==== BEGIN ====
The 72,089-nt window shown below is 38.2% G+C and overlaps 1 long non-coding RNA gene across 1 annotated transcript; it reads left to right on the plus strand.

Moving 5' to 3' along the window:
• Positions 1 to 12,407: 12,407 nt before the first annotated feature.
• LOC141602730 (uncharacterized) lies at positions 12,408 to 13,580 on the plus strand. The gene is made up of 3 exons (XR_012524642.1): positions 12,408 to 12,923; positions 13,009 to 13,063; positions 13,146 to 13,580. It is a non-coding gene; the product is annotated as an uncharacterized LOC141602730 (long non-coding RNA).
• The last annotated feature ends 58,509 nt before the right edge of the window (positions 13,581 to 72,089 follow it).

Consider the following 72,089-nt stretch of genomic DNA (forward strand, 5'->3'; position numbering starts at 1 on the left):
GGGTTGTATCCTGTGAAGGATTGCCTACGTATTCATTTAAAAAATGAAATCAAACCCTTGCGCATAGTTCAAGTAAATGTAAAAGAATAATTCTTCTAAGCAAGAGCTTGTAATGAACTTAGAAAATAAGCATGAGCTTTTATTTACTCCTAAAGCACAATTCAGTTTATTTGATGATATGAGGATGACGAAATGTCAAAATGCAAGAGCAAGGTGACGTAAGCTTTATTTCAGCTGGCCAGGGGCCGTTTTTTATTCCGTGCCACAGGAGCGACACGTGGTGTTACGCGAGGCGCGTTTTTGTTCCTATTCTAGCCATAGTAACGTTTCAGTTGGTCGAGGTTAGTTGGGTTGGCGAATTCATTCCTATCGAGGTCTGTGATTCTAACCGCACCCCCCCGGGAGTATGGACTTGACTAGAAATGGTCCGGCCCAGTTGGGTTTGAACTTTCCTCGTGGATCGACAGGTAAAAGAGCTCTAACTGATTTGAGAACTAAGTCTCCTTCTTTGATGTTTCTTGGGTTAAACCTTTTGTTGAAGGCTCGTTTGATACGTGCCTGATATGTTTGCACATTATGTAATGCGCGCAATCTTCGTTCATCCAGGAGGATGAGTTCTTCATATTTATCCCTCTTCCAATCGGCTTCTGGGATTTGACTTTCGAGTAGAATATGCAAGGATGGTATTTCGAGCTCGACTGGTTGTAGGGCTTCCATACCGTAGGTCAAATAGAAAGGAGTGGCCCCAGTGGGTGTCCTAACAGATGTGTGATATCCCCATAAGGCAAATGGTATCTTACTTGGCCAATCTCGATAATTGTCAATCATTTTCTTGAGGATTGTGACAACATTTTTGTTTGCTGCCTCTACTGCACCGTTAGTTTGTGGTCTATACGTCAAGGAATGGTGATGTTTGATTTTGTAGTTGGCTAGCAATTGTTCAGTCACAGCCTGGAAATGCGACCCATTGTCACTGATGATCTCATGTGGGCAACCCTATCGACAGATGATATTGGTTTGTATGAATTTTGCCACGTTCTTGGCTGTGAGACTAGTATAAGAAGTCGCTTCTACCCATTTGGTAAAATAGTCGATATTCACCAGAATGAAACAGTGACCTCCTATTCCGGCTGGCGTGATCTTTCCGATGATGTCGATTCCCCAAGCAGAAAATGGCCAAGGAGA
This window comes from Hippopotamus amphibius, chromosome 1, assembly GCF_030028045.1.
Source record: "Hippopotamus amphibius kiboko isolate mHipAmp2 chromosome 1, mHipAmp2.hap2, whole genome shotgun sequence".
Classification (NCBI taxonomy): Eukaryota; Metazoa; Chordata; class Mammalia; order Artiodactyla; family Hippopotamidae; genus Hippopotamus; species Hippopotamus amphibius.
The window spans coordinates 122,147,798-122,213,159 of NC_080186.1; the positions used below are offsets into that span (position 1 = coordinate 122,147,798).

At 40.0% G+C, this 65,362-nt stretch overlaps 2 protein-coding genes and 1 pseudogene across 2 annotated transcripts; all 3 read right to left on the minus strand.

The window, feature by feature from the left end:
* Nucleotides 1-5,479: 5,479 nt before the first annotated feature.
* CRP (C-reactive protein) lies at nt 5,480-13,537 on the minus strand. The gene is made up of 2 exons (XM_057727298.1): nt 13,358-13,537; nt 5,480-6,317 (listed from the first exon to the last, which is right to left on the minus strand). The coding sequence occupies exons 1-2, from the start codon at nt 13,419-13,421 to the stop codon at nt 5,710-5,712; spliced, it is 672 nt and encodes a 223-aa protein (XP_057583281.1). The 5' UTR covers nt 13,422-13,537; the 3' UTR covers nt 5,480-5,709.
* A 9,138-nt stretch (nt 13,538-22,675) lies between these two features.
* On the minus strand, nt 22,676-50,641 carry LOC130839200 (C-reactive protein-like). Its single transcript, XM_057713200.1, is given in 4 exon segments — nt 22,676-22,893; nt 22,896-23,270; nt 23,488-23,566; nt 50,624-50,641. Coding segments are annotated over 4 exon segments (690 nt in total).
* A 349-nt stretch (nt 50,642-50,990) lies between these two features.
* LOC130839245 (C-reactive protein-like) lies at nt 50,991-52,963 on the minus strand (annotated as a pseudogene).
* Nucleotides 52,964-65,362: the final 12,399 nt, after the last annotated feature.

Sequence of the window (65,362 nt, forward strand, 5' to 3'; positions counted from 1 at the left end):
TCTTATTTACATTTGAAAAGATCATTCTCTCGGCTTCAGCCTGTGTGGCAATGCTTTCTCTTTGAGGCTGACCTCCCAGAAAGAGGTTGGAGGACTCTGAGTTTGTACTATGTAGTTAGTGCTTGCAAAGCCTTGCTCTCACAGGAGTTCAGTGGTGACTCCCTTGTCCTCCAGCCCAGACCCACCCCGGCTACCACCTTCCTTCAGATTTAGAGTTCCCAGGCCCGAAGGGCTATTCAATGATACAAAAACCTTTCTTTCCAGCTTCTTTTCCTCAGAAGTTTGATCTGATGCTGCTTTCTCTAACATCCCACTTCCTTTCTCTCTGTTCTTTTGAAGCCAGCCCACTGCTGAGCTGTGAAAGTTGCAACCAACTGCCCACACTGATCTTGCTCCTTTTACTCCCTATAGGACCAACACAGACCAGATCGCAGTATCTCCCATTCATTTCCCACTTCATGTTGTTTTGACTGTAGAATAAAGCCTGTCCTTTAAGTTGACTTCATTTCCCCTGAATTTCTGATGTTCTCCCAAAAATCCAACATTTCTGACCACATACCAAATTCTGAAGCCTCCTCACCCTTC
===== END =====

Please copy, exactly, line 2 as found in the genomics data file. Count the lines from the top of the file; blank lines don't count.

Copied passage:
Moving 5' to 3' along the window: